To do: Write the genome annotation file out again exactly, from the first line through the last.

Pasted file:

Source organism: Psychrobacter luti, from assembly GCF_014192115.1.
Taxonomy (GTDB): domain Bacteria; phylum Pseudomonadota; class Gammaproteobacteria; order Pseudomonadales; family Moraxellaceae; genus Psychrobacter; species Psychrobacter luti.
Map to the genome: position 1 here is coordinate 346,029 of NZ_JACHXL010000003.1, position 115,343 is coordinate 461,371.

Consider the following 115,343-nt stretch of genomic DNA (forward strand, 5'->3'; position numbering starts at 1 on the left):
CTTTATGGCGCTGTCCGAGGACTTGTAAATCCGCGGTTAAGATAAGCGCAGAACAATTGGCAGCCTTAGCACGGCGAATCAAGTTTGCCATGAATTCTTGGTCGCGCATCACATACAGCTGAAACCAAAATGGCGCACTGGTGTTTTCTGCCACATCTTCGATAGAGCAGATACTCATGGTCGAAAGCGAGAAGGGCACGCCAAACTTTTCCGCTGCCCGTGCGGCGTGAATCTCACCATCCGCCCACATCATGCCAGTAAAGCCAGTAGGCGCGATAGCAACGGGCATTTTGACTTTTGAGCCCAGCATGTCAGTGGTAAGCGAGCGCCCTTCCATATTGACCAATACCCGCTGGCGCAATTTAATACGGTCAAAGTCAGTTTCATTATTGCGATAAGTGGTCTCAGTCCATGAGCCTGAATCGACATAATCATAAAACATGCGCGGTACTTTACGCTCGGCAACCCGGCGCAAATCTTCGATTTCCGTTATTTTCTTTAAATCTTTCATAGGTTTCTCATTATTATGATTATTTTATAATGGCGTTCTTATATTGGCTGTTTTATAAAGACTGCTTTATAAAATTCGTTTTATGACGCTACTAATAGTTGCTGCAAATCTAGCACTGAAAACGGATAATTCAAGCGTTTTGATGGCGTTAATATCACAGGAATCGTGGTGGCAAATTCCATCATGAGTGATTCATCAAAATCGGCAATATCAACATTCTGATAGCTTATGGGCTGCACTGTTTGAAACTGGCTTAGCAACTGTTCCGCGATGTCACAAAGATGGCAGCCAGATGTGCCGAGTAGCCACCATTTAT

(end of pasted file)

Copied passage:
Source organism: Psychrobacter luti, from assembly GCF_014192115.1.
Taxonomy (GTDB): domain Bacteria; phylum Pseudomonadota; class Gammaproteobacteria; order Pseudomonadales; family Moraxellaceae; genus Psychrobacter; species Psychrobacter luti.
Map to the genome: position 1 here is coordinate 346,029 of NZ_JACHXL010000003.1, position 115,343 is coordinate 461,371.

Consider the following 115,343-nt stretch of genomic DNA (forward strand, 5'->3'; position numbering starts at 1 on the left):
CTTTATGGCGCTGTCCGAGGACTTGTAAATCCGCGGTTAAGATAAGCGCAGAACAATTGGCAGCCTTAGCACGGCGAATCAAGTTTGCCATGAATTCTTGGTCGCGCATCACATACAGCTGAAACCAAAATGGCGCACTGGTGTTTTCTGCCACATCTTCGATAGAGCAGATACTCATGGTCGAAAGCGAGAAGGGCACGCCAAACTTTTCCGCTGCCCGTGCGGCGTGAATCTCACCATCCGCCCACATCATGCCAGTAAAGCCAGTAGGCGCGATAGCAACGGGCATTTTGACTTTTGAGCCCAGCATGTCAGTGGTAAGCGAGCGCCCTTCCATATTGACCAATACCCGCTGGCGCAATTTAATACGGTCAAAGTCAGTTTCATTATTGCGATAAGTGGTCTCAGTCCATGAGCCTGAATCGACATAATCATAAAACATGCGCGGTACTTTACGCTCGGCAACCCGGCGCAAATCTTCGATTTCCGTTATTTTCTTTAAATCTTTCATAGGTTTCTCATTATTATGATTATTTTATAATGGCGTTCTTATATTGGCTGTTTTATAAAGACTGCTTTATAAAATTCGTTTTATGACGCTACTAATAGTTGCTGCAAATCTAGCACTGAAAACGGATAATTCAAGCGTTTTGATGGCGTTAATATCACAGGAATCGTGGTGGCAAATTCCATCATGAGTGATTCATCAAAATCGGCAATATCAACATTCTGATAGCTTATGGGCTGCACTGTTTGAAACTGGCTTAGCAACTGTTCCGCGATGTCACAAAGATGGCAGCCAGATGTGCCGAGTAGCCACCATTTAT